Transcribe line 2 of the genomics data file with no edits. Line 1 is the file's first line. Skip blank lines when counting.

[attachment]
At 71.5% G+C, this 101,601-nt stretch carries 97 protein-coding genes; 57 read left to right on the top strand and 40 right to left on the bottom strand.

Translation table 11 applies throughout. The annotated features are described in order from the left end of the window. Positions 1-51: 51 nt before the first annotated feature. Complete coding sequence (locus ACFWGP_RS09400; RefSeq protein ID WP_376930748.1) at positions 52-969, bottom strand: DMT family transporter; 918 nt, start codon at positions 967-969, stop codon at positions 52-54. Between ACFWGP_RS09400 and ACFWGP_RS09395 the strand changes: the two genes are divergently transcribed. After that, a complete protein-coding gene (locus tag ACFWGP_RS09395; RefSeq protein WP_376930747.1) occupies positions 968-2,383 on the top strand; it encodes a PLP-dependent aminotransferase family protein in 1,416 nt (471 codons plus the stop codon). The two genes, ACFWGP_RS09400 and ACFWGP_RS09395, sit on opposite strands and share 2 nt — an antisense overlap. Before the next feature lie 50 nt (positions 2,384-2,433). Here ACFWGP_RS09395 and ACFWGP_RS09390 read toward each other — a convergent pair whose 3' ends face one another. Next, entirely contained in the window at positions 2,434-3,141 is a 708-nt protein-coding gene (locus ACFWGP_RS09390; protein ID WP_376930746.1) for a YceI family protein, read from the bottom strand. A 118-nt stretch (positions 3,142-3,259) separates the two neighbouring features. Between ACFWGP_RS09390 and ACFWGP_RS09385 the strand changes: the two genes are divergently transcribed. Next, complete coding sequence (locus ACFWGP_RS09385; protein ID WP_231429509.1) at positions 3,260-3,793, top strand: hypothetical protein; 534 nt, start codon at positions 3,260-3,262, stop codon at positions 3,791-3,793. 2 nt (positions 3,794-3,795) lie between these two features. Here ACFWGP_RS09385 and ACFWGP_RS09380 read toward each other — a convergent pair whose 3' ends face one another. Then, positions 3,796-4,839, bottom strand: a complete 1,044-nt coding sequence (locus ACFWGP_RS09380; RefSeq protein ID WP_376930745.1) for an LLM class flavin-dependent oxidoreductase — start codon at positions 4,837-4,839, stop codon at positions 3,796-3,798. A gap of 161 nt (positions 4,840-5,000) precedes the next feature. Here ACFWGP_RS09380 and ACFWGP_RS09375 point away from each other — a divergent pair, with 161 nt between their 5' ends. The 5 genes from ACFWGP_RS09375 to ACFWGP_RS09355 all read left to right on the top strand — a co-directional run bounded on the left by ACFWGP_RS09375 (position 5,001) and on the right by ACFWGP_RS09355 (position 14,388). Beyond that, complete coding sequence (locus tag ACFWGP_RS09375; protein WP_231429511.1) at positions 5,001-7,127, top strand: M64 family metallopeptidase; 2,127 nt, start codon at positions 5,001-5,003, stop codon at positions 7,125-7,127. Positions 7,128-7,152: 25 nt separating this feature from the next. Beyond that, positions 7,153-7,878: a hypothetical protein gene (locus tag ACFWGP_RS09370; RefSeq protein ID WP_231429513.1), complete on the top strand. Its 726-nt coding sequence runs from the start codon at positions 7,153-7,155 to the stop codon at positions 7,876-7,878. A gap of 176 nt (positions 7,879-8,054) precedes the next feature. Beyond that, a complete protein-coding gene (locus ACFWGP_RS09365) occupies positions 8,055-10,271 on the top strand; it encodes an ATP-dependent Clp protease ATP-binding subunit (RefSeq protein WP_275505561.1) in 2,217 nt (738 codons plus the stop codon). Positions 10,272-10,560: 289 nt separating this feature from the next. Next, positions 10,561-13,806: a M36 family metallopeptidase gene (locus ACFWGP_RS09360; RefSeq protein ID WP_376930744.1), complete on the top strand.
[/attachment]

Translation table 11 applies throughout. The annotated features are described in order from the left end of the window. Positions 1-51: 51 nt before the first annotated feature. Complete coding sequence (locus ACFWGP_RS09400; RefSeq protein ID WP_376930748.1) at positions 52-969, bottom strand: DMT family transporter; 918 nt, start codon at positions 967-969, stop codon at positions 52-54. Between ACFWGP_RS09400 and ACFWGP_RS09395 the strand changes: the two genes are divergently transcribed. After that, a complete protein-coding gene (locus tag ACFWGP_RS09395; RefSeq protein WP_376930747.1) occupies positions 968-2,383 on the top strand; it encodes a PLP-dependent aminotransferase family protein in 1,416 nt (471 codons plus the stop codon). The two genes, ACFWGP_RS09400 and ACFWGP_RS09395, sit on opposite strands and share 2 nt — an antisense overlap. Before the next feature lie 50 nt (positions 2,384-2,433). Here ACFWGP_RS09395 and ACFWGP_RS09390 read toward each other — a convergent pair whose 3' ends face one another. Next, entirely contained in the window at positions 2,434-3,141 is a 708-nt protein-coding gene (locus ACFWGP_RS09390; protein ID WP_376930746.1) for a YceI family protein, read from the bottom strand. A 118-nt stretch (positions 3,142-3,259) separates the two neighbouring features. Between ACFWGP_RS09390 and ACFWGP_RS09385 the strand changes: the two genes are divergently transcribed. Next, complete coding sequence (locus ACFWGP_RS09385; protein ID WP_231429509.1) at positions 3,260-3,793, top strand: hypothetical protein; 534 nt, start codon at positions 3,260-3,262, stop codon at positions 3,791-3,793. 2 nt (positions 3,794-3,795) lie between these two features. Here ACFWGP_RS09385 and ACFWGP_RS09380 read toward each other — a convergent pair whose 3' ends face one another. Then, positions 3,796-4,839, bottom strand: a complete 1,044-nt coding sequence (locus ACFWGP_RS09380; RefSeq protein ID WP_376930745.1) for an LLM class flavin-dependent oxidoreductase — start codon at positions 4,837-4,839, stop codon at positions 3,796-3,798. A gap of 161 nt (positions 4,840-5,000) precedes the next feature. Here ACFWGP_RS09380 and ACFWGP_RS09375 point away from each other — a divergent pair, with 161 nt between their 5' ends. The 5 genes from ACFWGP_RS09375 to ACFWGP_RS09355 all read left to right on the top strand — a co-directional run bounded on the left by ACFWGP_RS09375 (position 5,001) and on the right by ACFWGP_RS09355 (position 14,388). Beyond that, complete coding sequence (locus tag ACFWGP_RS09375; protein WP_231429511.1) at positions 5,001-7,127, top strand: M64 family metallopeptidase; 2,127 nt, start codon at positions 5,001-5,003, stop codon at positions 7,125-7,127. Positions 7,128-7,152: 25 nt separating this feature from the next. Beyond that, positions 7,153-7,878: a hypothetical protein gene (locus tag ACFWGP_RS09370; RefSeq protein ID WP_231429513.1), complete on the top strand. Its 726-nt coding sequence runs from the start codon at positions 7,153-7,155 to the stop codon at positions 7,876-7,878. A gap of 176 nt (positions 7,879-8,054) precedes the next feature. Beyond that, a complete protein-coding gene (locus ACFWGP_RS09365) occupies positions 8,055-10,271 on the top strand; it encodes an ATP-dependent Clp protease ATP-binding subunit (RefSeq protein WP_275505561.1) in 2,217 nt (738 codons plus the stop codon). Positions 10,272-10,560: 289 nt separating this feature from the next. Next, positions 10,561-13,806: a M36 family metallopeptidase gene (locus ACFWGP_RS09360; RefSeq protein ID WP_376930744.1), complete on the top strand.